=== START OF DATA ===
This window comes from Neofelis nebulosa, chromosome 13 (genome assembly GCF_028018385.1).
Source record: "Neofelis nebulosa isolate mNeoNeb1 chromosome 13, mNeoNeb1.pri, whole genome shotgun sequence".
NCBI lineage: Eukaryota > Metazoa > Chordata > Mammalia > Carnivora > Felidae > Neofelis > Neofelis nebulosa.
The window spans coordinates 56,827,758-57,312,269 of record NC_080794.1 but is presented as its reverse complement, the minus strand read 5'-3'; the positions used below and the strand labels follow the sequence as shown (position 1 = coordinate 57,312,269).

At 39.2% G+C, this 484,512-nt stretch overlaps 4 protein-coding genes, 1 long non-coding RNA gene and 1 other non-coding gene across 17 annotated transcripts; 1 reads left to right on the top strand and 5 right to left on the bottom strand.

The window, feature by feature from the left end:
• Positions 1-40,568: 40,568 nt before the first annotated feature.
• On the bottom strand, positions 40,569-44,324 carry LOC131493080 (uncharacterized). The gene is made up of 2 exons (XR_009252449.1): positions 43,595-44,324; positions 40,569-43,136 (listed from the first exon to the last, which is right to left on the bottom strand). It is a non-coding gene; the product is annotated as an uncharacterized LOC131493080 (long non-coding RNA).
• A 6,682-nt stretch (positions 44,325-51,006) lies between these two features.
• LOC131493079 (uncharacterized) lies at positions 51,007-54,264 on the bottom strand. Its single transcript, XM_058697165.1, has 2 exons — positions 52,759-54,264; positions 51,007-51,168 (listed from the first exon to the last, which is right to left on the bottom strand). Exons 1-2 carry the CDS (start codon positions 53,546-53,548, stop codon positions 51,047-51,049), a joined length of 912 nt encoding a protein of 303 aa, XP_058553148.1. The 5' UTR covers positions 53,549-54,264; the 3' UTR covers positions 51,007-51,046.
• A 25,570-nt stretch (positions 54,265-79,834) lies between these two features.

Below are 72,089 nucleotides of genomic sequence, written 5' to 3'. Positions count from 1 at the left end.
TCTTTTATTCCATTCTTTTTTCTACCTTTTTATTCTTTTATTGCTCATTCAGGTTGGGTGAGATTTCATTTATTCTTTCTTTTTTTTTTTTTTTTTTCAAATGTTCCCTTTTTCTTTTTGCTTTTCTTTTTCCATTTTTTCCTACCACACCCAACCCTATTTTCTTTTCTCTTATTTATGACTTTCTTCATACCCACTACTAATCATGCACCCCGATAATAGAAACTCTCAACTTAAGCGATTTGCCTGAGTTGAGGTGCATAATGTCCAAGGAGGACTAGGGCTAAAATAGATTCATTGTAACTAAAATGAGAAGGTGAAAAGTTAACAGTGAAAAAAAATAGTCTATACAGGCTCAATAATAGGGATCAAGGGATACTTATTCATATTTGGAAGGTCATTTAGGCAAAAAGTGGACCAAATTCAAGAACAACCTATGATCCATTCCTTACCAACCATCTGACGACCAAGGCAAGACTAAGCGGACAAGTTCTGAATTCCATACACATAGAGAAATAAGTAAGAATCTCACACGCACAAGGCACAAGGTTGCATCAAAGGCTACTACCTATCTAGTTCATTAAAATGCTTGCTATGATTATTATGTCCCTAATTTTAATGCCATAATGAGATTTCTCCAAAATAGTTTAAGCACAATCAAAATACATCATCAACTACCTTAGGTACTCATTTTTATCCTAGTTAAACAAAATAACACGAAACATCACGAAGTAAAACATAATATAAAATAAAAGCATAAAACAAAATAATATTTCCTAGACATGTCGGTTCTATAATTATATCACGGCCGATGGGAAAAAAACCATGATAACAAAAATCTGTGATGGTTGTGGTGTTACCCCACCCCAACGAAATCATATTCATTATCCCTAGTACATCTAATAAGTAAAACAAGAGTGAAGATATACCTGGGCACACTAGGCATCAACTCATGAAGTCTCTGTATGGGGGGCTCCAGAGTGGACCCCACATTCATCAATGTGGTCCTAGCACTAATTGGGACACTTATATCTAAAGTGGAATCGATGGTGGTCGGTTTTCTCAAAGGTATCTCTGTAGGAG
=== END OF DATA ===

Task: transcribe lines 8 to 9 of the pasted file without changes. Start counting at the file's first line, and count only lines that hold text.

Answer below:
• On the bottom strand, positions 40,569-44,324 carry LOC131493080 (uncharacterized). The gene is made up of 2 exons (XR_009252449.1): positions 43,595-44,324; positions 40,569-43,136 (listed from the first exon to the last, which is right to left on the bottom strand). It is a non-coding gene; the product is annotated as an uncharacterized LOC131493080 (long non-coding RNA).
• A 6,682-nt stretch (positions 44,325-51,006) lies between these two features.